Everyone’s new favorite major college football team should be the Central Florida Knights.
While the rest of the country went along with the rigged plan to give Alabama a phony national championship trophy, the Knights did their own thing.
They declared themselves champions.
Central Florida beat Auburn 34-27 in the Peach Bowl to finish the season as the only undefeated team in the country. But they weren’t invited to the college football “playoffs,” which includes all of four teams.
Auburn, by the way, beat Alabama 26-14 a little more than a month earlier, but for some reason that game didn’t count.
Central Florida finished No. 6 in the ranking, and the Knights received just six of the 63 first-place votes in the AP Top 25 Poll. The other 57 rubes voted for Alabama, the paper champion.
The Knights called Bravo Sierra on the crooked system and raised their own championship banners.
Banners that read “National Champions — The Only 2017 Undefeated Champion” can be seen around the campus. The Knights will have a permanent national champion banner hanging at their stadium.
You can buy Central Florida national championship merchandise, and the coaches received national championship bonuses. They even had a national championship parade.
Since college football’s system to define a national champion is unfair and borderline corrupt, the Knights should be celebrated for what they did during and after the 2017 season.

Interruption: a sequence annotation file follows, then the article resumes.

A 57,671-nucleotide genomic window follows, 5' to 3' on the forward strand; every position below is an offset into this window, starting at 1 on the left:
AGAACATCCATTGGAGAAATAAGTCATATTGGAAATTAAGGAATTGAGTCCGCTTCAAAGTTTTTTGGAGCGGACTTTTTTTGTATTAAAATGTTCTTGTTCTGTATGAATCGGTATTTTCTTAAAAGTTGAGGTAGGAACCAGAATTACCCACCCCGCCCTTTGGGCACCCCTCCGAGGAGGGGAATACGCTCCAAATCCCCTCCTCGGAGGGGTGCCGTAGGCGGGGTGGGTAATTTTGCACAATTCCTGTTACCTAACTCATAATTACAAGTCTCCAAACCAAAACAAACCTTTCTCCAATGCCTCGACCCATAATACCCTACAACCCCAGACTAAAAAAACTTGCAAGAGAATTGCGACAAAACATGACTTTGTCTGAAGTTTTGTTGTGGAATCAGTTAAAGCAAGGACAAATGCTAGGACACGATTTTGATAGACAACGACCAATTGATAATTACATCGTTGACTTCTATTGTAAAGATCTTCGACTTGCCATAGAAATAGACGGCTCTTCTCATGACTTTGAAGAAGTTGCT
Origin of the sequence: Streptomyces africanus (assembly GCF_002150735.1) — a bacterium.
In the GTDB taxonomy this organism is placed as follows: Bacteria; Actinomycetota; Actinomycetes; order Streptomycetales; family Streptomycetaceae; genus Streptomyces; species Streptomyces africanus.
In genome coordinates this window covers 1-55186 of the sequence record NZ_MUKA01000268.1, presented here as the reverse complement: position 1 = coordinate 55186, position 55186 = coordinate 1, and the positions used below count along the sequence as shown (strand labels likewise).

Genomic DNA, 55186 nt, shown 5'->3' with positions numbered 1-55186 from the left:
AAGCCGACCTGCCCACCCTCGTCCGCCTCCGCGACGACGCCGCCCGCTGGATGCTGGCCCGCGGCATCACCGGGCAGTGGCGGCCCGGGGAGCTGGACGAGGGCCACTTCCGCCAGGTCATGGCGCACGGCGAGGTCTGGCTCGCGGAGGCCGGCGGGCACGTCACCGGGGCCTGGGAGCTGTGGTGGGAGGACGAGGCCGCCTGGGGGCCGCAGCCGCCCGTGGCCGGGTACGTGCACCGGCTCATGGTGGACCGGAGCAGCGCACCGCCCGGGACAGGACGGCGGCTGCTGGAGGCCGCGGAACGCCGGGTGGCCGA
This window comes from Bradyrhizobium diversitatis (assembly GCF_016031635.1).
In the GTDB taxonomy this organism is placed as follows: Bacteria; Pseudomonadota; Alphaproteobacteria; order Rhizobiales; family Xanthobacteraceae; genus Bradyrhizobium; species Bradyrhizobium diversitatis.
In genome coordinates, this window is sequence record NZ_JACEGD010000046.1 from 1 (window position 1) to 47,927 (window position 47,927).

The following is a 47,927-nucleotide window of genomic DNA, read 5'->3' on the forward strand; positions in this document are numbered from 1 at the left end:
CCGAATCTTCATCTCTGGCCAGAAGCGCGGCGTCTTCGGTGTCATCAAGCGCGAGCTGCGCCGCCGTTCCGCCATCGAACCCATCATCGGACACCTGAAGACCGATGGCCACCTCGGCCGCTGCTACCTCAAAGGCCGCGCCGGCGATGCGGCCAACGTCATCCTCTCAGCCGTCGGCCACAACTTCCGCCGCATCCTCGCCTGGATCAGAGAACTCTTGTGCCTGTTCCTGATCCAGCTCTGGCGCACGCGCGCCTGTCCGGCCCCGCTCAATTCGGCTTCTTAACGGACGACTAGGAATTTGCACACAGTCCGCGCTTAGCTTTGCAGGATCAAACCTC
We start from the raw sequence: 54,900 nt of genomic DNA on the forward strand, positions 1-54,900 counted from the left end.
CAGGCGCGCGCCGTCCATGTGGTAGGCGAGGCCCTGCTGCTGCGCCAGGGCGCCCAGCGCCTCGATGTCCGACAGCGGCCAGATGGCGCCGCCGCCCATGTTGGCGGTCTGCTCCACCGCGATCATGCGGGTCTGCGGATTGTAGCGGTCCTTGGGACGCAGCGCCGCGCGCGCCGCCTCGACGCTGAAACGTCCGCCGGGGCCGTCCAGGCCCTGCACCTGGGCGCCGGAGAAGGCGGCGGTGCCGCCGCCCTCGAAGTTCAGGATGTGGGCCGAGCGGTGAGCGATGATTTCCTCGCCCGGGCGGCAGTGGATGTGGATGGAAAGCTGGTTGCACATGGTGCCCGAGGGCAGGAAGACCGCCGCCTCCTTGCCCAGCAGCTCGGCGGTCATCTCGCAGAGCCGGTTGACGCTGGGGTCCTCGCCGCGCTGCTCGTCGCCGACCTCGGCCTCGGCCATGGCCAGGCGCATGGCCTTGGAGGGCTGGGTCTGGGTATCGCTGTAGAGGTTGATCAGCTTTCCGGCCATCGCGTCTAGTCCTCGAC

Where they the best team? Probably not. But we’ll never know because of a rigged system designed to make ensure an SEC team is called the champion.
Butte High needs to follow the Knights and add a 1996 Class AA State Softball Championship banner to its collection of titles inside the Ross J. Richardson Memorial Gymnasium.
The Bulldogs of 22 years ago were not robbed by the system. They got the shaft from something nobody can control, Mother Nature.
Butte High went to Billings as a favorite to win the state championship at Stewart Park. But the rain wouldn’t let up, and the Class AA and Class A State tournaments were completely washed out.
The Montana Standard ran a Sunday headline that read “State softball trophies stay in the box.”
Defending state champion Butte High won 15 of 19 games in 1996, and the Bulldogs went undefeated in Western AA play as they looked for their third title in school history. Butte High also won in 1992, the second year of the program’s existence.
Billings West was the Eastern AA champion, and the Golden Bears, too, felt 1996 was their year.
Jeni Hope was a sophomore on that 1996 Butte High team.
“I remember all of us in the hotel room, and we were crying,” she said. “Would we have won? Who knows. But damn we wanted to play so bad.”
At the time, there was no backup plan for the weather. If that happens now, they will move the tournament. Three years later, rain forced he Class A State tournament from Butte to Anaconda, where Butte Central completed an undefeated season on fields built to handle water.
In the week following the 1996 washout, Bruce Sayler wrote a column in the Standard calling for such a backup plan. After taking a nice little shot at a Billings Gazette writer who wrote that Butte should never host a state track meet again because of cold weather in 1984, he quoted Butte High head coach Jim Hope.